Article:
Key Fed official slams US tax cuts for imperiling economy
One of the Federal Reserve’s most influential members on Thursday offered a point-by-point critique of US President Donald Trump’s tax cuts, warning they put the country on an unsustainable fiscal path that will imperil long-term economic stability. 
New York Fed President William Dudley said the new cuts to corporate and individual taxes will provide a short-term boost but leave the economy more vulnerable in the years to come. 
Not only could the bill eventually hurt US creditworthiness, it is unlikely to bring about spending since corporations and the rich benefit the most, he said.
The comments from Dudley suggest that central bankers will not hesitate to criticize the tax plan’s timing and the economic assumptions of its Republican backers. 
“The economy has considerable forward momentum, monetary policy is still accommodating, financial conditions are easy and fiscal policy is set to provide a boost. But, there are some significant storm clouds over the longer term,” said Dudley, who is set to step down in mid-2018.
New York Fed President William Dudley / Reuters Photo.

New York Fed President William Dudley / Reuters Photo.

The tax cuts, he said, “will come at a cost. After all, there is no such thing as a free lunch.”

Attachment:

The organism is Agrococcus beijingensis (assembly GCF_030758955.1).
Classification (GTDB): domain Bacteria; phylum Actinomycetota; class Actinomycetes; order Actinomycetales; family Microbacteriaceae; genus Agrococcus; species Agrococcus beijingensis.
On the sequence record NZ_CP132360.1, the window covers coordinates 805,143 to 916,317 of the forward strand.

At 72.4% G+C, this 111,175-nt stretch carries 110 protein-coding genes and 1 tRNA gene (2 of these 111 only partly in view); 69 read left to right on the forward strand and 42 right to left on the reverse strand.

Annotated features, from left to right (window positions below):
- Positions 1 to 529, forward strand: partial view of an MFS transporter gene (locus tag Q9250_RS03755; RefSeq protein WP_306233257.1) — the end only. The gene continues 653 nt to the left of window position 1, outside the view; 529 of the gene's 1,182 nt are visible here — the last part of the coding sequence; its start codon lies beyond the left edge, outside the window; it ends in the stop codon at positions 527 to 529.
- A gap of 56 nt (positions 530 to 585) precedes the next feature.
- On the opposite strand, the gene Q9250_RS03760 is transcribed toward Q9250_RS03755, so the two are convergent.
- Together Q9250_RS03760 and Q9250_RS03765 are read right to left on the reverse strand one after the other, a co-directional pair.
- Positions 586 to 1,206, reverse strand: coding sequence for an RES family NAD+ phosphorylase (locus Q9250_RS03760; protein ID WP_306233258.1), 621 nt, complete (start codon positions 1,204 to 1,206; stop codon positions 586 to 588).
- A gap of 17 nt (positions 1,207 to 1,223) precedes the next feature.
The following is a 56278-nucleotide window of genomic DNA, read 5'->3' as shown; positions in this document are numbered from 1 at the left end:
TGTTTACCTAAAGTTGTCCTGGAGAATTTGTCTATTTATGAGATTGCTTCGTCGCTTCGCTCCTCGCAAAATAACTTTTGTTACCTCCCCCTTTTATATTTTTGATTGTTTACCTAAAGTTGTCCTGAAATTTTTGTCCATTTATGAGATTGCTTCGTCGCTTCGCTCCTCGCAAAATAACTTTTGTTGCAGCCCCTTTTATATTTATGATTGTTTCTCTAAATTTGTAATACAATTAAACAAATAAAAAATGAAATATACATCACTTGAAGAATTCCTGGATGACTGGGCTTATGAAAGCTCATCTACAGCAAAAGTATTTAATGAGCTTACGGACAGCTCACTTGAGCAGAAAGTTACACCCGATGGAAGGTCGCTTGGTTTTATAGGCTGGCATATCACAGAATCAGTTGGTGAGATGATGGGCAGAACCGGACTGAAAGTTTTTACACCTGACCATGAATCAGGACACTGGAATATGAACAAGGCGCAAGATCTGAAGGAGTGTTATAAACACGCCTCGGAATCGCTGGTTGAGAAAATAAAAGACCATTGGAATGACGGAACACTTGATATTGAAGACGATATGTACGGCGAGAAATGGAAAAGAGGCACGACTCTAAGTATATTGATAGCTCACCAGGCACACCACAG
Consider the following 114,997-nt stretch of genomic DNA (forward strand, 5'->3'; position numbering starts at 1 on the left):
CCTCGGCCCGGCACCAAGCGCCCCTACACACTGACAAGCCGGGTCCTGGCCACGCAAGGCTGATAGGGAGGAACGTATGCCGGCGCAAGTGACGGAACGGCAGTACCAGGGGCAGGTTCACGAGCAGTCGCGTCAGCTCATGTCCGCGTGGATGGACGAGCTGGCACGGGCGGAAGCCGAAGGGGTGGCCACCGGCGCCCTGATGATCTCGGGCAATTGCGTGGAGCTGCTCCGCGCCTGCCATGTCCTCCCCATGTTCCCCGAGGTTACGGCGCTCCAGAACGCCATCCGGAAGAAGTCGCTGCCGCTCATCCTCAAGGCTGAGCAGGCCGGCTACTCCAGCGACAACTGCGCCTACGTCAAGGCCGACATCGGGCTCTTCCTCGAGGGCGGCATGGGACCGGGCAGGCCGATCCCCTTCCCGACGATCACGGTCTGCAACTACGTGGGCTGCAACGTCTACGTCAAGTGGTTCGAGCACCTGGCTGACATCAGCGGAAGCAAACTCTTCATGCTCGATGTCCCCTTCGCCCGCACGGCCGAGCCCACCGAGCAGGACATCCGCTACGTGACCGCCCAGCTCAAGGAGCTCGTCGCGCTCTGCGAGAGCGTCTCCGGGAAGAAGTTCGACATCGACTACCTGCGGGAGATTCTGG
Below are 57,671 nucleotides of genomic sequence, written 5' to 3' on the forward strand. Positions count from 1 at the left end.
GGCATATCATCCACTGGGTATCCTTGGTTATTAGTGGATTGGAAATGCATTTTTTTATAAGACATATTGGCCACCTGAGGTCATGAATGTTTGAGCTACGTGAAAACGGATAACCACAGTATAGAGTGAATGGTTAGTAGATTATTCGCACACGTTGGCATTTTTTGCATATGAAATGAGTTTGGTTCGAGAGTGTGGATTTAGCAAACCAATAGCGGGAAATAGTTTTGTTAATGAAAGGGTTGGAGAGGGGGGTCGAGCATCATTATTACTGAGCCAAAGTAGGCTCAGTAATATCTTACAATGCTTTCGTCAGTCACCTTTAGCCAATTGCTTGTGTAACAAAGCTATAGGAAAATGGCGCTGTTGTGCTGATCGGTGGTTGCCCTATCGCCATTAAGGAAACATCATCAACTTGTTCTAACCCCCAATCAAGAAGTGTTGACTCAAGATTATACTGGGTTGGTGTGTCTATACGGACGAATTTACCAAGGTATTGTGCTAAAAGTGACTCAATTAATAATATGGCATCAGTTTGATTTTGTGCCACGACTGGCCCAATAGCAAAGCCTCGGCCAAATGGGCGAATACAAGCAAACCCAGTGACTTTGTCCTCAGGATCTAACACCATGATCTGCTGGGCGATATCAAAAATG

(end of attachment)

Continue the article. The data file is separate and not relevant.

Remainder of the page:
The legislation was signed into law last month as Trump’s first significant accomplishment as president.
It slashes corporate income tax by 14 percentage points and reduces individual rates mostly for higher-income households in what the administration argues will boost both business and consumer spending.
Yet with unemployment low and economic growth robust, the bill could provide only a modest boost and, over 10 years, it is expected to balloon the deficit by 1.5 trillion dollars.
He noted that corporations and higher-income Americans are less inclined to spend, suggesting “a significant portion of the tax cuts will be saved not spent.” 
Zeroing in on a new cap on deducting state and local taxes, Dudley said the bill raises the cost of owning expensive properties in some areas and could diminish construction and prices.
“Over the longer term I am considerably more cautious about the economic outlook,” said Dudley, who last year also criticized the White House’s efforts to erect trade barriers. 
Keeping the economy on a sustainable path may become more challenging for the Fed due to the risk of “overheating,” he added.
Source(s): Reuters